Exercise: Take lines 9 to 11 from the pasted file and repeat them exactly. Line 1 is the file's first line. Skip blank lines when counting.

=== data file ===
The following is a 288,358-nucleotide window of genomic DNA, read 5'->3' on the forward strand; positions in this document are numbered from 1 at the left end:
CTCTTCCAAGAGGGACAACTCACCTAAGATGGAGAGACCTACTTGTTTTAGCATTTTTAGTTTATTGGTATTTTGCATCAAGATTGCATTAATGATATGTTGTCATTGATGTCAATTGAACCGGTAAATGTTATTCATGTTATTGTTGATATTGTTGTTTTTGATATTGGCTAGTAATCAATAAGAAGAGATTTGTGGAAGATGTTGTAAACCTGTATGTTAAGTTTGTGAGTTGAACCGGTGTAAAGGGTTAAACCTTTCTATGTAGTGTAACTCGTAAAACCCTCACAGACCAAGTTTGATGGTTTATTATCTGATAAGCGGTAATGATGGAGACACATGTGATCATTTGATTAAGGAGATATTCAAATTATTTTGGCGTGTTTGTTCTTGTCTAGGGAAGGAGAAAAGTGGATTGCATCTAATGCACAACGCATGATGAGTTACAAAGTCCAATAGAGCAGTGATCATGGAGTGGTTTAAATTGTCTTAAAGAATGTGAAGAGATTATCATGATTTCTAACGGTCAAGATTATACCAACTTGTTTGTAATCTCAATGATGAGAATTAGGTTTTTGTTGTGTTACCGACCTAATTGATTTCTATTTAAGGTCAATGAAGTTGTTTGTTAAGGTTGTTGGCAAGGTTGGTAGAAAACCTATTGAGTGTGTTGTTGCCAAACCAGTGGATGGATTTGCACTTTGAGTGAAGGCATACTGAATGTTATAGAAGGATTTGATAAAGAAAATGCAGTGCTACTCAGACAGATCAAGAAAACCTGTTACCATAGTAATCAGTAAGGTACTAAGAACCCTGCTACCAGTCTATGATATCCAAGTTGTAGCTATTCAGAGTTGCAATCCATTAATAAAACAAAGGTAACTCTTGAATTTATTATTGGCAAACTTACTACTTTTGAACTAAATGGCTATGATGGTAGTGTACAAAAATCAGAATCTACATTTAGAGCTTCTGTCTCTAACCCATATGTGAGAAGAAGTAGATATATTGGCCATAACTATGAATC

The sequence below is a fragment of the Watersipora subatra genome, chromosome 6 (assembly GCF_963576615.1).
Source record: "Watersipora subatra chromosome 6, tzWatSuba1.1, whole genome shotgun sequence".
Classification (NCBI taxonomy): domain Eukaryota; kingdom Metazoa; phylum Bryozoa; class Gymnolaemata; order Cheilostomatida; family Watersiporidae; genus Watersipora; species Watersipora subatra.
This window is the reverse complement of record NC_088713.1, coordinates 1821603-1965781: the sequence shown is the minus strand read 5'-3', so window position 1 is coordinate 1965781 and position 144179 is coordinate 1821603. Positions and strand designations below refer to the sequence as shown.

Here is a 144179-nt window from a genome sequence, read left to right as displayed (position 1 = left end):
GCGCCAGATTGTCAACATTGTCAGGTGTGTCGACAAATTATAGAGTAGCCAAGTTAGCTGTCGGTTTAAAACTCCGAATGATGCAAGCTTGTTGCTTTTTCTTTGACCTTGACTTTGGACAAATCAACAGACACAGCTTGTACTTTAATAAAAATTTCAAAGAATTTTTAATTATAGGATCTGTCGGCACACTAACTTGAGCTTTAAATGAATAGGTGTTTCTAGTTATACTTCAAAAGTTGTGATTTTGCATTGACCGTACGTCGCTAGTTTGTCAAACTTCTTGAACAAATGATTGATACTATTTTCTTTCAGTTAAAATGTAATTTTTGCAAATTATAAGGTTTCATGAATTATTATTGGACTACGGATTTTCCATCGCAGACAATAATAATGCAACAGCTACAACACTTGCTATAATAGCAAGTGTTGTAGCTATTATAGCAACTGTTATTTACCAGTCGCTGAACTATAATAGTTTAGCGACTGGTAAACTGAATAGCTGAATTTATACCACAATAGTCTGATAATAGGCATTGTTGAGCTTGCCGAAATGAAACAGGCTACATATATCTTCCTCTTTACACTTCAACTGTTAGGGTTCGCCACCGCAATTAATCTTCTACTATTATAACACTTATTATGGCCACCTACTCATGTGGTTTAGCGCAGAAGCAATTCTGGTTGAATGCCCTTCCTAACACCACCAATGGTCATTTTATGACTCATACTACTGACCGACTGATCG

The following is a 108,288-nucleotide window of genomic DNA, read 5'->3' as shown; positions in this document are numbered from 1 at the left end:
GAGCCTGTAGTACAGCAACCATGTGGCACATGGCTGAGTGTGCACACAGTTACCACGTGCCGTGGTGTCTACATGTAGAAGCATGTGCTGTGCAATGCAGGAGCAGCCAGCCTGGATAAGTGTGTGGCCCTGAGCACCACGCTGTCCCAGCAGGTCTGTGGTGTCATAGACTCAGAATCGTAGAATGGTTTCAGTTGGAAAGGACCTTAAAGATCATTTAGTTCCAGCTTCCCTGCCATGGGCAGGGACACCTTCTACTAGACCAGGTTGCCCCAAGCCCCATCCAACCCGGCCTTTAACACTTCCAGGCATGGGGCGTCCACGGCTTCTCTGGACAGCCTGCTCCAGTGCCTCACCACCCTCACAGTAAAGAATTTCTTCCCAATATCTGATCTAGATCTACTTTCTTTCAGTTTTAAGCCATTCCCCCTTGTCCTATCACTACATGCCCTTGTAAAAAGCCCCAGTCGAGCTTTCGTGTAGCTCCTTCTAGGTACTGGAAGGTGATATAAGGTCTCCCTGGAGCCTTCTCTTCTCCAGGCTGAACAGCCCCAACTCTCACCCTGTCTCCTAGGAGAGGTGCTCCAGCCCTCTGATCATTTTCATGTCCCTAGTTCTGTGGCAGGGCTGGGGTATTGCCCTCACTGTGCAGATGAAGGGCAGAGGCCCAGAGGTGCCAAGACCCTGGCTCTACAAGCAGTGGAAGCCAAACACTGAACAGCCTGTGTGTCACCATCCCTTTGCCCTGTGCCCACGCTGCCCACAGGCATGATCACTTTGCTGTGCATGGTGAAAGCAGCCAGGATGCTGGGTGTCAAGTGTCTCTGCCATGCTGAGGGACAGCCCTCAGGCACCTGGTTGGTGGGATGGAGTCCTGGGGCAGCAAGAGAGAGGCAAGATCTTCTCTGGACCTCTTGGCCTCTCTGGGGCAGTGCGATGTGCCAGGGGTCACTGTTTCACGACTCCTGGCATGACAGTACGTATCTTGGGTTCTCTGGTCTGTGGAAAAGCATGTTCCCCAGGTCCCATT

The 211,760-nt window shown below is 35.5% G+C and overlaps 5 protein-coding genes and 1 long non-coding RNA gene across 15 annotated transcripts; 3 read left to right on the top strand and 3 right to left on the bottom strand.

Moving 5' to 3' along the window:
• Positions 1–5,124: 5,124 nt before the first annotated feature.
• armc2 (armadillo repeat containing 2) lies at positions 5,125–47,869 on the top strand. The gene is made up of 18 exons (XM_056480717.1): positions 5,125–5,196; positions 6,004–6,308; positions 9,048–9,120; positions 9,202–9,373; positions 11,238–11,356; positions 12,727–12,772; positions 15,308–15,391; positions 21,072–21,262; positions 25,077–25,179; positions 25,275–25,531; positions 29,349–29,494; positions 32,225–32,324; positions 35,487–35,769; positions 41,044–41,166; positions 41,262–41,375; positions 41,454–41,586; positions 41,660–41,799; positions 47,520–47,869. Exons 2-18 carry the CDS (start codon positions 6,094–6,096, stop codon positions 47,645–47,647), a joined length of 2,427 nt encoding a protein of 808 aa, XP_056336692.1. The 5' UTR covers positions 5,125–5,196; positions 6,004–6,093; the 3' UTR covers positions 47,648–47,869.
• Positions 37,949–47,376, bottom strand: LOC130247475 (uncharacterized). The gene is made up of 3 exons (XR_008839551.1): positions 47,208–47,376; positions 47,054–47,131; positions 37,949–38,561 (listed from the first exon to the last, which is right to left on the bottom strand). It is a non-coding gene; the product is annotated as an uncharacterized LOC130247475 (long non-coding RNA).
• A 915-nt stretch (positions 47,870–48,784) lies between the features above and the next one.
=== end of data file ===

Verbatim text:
The following is a 108,288-nucleotide window of genomic DNA, read 5'->3' as shown; positions in this document are numbered from 1 at the left end:
GAGCCTGTAGTACAGCAACCATGTGGCACATGGCTGAGTGTGCACACAGTTACCACGTGCCGTGGTGTCTACATGTAGAAGCATGTGCTGTGCAATGCAGGAGCAGCCAGCCTGGATAAGTGTGTGGCCCTGAGCACCACGCTGTCCCAGCAGGTCTGTGGTGTCATAGACTCAGAATCGTAGAATGGTTTCAGTTGGAAAGGACCTTAAAGATCATTTAGTTCCAGCTTCCCTGCCATGGGCAGGGACACCTTCTACTAGACCAGGTTGCCCCAAGCCCCATCCAACCCGGCCTTTAACACTTCCAGGCATGGGGCGTCCACGGCTTCTCTGGACAGCCTGCTCCAGTGCCTCACCACCCTCACAGTAAAGAATTTCTTCCCAATATCTGATCTAGATCTACTTTCTTTCAGTTTTAAGCCATTCCCCCTTGTCCTATCACTACATGCCCTTGTAAAAAGCCCCAGTCGAGCTTTCGTGTAGCTCCTTCTAGGTACTGGAAGGTGATATAAGGTCTCCCTGGAGCCTTCTCTTCTCCAGGCTGAACAGCCCCAACTCTCACCCTGTCTCCTAGGAGAGGTGCTCCAGCCCTCTGATCATTTTCATGTCCCTAGTTCTGTGGCAGGGCTGGGGTATTGCCCTCACTGTGCAGATGAAGGGCAGAGGCCCAGAGGTGCCAAGACCCTGGCTCTACAAGCAGTGGAAGCCAAACACTGAACAGCCTGTGTGTCACCATCCCTTTGCCCTGTGCCCACGCTGCCCACAGGCATGATCACTTTGCTGTGCATGGTGAAAGCAGCCAGGATGCTGGGTGTCAAGTGTCTCTGCCATGCTGAGGGACAGCCCTCAGGCACCTGGTTGGTGGGATGGAGTCCTGGGGCAGCAAGAGAGAGGCAAGATCTTCTCTGGACCTCTTGGCCTCTCTGGGGCAGTGCGATGTGCCAGGGGTCACTGTTTCACGACTCCTGGCATGACAGTACGTATCTTGGGTTCTCTGGTCTGTGGAAAAGCATGTTCCCCAGGTCCCATT

The 211,760-nt window shown below is 35.5% G+C and overlaps 5 protein-coding genes and 1 long non-coding RNA gene across 15 annotated transcripts; 3 read left to right on the top strand and 3 right to left on the bottom strand.